Bill Would Require Teachers to be Trained for K-3

Sen. Janelle Sarauw said she couldn't sleep the night after touring some V.I. public schools, wondering 'What in the world are we doing to our students?" (V.I. Legislature photo)
Sen. Janelle Sarauw said she couldn’t sleep the night after touring some V.I. public schools, wondering ‘What in the world are we doing to our students?” (V.I. Legislature photo)

A bill that would require educators teaching kindergarten through third grade to meet specific early childhood education requirements was approved by the Senate Committee on Rules Thursday and sent on to the full Senate.

The measure also would require the Board of Education to declare regulations for those minimum requirements, and allocate funding so educators can meet the requirements.

“We failed them, and we continue to fail them. We cannot continue to do this, now is the time for education reform,” said Sen. Janelle Sarauw, chairwoman of the Committee on Rules and Judiciary.

Sarauw said she recently visited Julius E. Sprauve Elementary School and saw firsthand that third and fourth grade classes had no English language arts instructor. In the fifth grade, she said, students were divided into two classes, one class had all ESL students and the other class had all special education students, leaving regular students dispersed between those two groups.

During her visit to Addelita Cancryn Junior High School, Sarauw added, there was no science instructor for the seventh-grade students.

Sarauw said she couldn’t sleep after her visits to the territory’s schools, asking herself, “What in the world are we doing to our students?”

“What are we doing to them when they leave third or fourth grade with no English language arts instructor. We cannot expect them to perform at grade level. We cannot expect them to enter junior high during that transitional period and function. That is where they are going to act out and in ninth grade that is where the dropouts begin,” Sarauw said.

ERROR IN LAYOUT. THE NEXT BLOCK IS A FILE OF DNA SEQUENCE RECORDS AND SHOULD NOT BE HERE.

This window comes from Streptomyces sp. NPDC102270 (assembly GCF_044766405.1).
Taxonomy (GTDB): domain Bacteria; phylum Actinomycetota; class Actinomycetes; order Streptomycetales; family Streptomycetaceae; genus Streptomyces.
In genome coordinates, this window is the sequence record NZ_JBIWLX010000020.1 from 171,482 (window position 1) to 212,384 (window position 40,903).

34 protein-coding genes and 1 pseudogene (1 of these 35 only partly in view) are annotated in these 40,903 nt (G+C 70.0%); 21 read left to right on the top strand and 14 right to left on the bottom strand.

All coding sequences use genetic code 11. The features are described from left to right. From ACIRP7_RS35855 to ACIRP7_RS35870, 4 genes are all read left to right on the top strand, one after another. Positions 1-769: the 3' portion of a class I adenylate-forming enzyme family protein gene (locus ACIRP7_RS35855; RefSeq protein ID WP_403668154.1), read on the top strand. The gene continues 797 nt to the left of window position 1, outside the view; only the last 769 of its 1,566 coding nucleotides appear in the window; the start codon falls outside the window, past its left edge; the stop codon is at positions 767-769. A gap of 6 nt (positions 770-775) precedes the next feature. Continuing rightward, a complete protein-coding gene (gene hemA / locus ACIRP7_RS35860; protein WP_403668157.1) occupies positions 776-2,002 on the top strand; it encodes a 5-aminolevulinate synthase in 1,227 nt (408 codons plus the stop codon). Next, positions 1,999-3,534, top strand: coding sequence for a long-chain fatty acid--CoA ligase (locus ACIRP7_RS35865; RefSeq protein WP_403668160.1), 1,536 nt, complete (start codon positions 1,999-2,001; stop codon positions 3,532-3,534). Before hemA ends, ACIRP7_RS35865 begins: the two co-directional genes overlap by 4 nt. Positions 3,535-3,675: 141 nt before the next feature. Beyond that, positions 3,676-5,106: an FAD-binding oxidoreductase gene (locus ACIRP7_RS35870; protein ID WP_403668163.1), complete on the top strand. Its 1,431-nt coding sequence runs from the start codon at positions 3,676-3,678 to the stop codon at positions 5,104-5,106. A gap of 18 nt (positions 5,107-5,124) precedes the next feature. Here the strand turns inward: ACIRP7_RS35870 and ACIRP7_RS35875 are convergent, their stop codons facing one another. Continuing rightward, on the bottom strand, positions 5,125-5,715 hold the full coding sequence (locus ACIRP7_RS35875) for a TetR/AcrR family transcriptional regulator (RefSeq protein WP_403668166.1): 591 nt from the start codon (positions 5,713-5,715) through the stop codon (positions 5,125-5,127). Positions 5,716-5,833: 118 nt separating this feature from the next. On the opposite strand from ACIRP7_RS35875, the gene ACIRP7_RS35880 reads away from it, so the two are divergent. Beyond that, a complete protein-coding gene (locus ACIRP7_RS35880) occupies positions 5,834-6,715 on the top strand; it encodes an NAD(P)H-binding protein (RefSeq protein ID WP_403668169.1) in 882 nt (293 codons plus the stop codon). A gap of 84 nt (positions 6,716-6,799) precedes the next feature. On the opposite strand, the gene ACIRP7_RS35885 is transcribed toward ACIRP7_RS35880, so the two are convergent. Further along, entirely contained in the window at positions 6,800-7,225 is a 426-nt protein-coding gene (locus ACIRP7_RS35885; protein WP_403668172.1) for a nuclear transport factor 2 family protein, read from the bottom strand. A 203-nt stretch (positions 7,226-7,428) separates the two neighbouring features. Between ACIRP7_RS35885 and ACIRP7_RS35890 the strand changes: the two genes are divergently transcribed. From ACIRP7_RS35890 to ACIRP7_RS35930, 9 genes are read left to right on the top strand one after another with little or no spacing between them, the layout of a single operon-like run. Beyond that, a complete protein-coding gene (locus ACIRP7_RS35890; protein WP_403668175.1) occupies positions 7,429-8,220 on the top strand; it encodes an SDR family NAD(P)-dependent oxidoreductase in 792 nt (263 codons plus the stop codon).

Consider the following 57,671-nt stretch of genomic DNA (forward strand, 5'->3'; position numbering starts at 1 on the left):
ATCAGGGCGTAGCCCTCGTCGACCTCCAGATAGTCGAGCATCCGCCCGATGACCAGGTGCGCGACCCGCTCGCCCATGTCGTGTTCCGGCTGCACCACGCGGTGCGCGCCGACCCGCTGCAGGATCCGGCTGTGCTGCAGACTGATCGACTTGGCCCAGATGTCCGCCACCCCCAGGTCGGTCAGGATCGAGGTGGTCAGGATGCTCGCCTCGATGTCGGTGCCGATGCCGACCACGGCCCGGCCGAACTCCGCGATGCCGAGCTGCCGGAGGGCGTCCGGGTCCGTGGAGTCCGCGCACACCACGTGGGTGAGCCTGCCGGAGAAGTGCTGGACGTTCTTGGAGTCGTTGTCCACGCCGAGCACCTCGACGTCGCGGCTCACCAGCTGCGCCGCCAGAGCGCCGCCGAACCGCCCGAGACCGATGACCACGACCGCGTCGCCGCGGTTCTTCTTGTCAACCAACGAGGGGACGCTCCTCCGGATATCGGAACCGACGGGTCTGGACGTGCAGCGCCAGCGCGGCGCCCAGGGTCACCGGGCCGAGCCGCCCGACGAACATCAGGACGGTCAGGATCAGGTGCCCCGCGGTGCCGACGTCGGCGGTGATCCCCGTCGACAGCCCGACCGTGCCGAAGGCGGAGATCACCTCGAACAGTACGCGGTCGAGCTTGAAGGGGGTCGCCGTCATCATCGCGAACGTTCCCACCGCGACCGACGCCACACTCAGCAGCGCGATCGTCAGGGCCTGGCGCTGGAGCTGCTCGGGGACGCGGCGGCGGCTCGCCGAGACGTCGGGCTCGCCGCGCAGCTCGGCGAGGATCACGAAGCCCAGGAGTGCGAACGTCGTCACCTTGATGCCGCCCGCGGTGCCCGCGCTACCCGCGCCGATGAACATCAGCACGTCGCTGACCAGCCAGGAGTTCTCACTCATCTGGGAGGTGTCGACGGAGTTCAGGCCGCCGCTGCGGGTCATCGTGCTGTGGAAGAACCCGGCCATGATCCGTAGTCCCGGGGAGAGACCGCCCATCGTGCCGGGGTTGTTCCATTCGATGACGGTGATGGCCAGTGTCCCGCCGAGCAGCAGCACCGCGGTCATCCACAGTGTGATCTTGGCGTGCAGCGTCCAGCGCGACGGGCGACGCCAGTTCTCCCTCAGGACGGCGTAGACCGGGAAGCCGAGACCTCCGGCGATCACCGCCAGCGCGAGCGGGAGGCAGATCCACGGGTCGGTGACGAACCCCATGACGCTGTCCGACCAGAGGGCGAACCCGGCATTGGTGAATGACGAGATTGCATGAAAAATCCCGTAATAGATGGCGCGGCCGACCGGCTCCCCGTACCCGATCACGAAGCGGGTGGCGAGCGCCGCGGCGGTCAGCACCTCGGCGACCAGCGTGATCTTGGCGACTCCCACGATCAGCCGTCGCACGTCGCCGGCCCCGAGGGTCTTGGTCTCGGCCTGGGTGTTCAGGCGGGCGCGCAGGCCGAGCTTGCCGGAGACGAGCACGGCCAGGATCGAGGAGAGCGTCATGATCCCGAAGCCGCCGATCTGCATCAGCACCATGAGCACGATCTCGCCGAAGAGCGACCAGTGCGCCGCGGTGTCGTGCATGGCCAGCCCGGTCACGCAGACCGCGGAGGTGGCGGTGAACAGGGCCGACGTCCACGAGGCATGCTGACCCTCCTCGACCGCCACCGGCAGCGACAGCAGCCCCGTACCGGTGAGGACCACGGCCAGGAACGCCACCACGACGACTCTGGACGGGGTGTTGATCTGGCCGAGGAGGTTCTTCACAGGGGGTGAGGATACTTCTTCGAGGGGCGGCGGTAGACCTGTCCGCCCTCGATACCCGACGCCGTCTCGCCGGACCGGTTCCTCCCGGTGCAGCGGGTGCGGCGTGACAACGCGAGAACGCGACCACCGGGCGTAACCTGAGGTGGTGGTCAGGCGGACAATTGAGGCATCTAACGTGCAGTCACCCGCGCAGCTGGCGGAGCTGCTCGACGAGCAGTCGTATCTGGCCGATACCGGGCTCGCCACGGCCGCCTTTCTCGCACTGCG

She said it is no wonder the territory has an unskilled labor force. When students start behind, they lag behind throughout the rest of their educational experience, she said.

The bill was proposed by Sen. Donna Frett-Gregory, who said there has been much discussion surrounding the territory’s children from pre-kindergarten through third grade and whether they have the necessary resources, the most important resource being the professionals who stand in front of those students.

Frett-Gregory, formerly the commissioner of the Department of Education, said when she hears the argument that “we have a teacher shortage,” her rebuttal is, “We need to address the issues we have here in our educational system not only from the back end … but the front end or we will continue to have the conversations that we are having with regards to our young people.”

“We are down to about 10 to 11 public schools in the territory, so we have more than enough funding to support $180,000 annually for a period of three to four years to support the teachers who will benefit from such an important professional development,” Frett-Gregory said.

Some argue that if teachers are specifically trained to teach kindergarten through third grade, then schools will not be able to allow teachers from higher grades to teach early childhood students. But Frett-Gregory said that is the point.

“It is important to ensure that our teachers are trained in, willing, capable, and able to stand in front of our students and give them the education that they deserve,” Frett-Gregory said.

Sarauw said that, just as a person doesn’t go to the veterinarian to get a cancer diagnose, so too a sixth-grade teacher should not be pulled from middle school and be expected to teach kindergarten adequately.

“We cannot continue to place teachers who do not have that early childhood requirement on the lower grade levels,” Sarauw said.

Sen. Novelle Francis supported the bill, saying it falls in line with his agenda of breaking the “school to prison pipeline.”

“There is always room for improvement,” Francis said. “There is really an opportunity here for us to craft the rules and regulations, to move forward and address this particular issue. Let’s invest the money on the front end.”

The bill passed the committee with six “yea” votes and will move to the full body for further consideration. Sens. Sarauw, Francis, Alicia Barnes, Kenneth Gittens, Myron Jackson, and Steven Payne all were present for the vote. Sen. Javan James was absent for the vote.